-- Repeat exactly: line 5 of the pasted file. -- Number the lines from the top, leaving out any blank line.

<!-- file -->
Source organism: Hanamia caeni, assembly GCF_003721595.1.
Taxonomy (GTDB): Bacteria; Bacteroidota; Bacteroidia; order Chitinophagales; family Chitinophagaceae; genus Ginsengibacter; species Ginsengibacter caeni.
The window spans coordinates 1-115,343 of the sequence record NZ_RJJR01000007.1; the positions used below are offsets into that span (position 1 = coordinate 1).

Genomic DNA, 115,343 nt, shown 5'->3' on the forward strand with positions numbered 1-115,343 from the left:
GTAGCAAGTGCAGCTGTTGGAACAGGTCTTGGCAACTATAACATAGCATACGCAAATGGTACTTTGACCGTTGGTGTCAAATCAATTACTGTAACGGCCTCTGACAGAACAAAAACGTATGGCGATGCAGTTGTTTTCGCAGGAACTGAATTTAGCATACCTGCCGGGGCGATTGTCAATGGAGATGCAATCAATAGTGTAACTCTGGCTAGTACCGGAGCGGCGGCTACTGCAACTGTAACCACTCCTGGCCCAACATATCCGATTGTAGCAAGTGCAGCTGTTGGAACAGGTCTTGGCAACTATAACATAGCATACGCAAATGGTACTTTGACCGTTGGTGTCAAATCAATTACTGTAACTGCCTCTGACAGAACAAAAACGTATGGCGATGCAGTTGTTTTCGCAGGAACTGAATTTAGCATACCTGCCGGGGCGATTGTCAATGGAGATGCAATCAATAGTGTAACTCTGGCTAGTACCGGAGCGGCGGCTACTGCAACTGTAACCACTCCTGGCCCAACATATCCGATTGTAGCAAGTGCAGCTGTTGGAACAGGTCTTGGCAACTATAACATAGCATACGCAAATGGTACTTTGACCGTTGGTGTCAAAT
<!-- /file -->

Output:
GTAGCAAGTGCAGCTGTTGGAACAGGTCTTGGCAACTATAACATAGCATACGCAAATGGTACTTTGACCGTTGGTGTCAAATCAATTACTGTAACGGCCTCTGACAGAACAAAAACGTATGGCGATGCAGTTGTTTTCGCAGGAACTGAATTTAGCATACCTGCCGGGGCGATTGTCAATGGAGATGCAATCAATAGTGTAACTCTGGCTAGTACCGGAGCGGCGGCTACTGCAACTGTAACCACTCCTGGCCCAACATATCCGATTGTAGCAAGTGCAGCTGTTGGAACAGGTCTTGGCAACTATAACATAGCATACGCAAATGGTACTTTGACCGTTGGTGTCAAATCAATTACTGTAACTGCCTCTGACAGAACAAAAACGTATGGCGATGCAGTTGTTTTCGCAGGAACTGAATTTAGCATACCTGCCGGGGCGATTGTCAATGGAGATGCAATCAATAGTGTAACTCTGGCTAGTACCGGAGCGGCGGCTACTGCAACTGTAACCACTCCTGGCCCAACATATCCGATTGTAGCAAGTGCAGCTGTTGGAACAGGTCTTGGCAACTATAACATAGCATACGCAAATGGTACTTTGACCGTTGGTGTCAAAT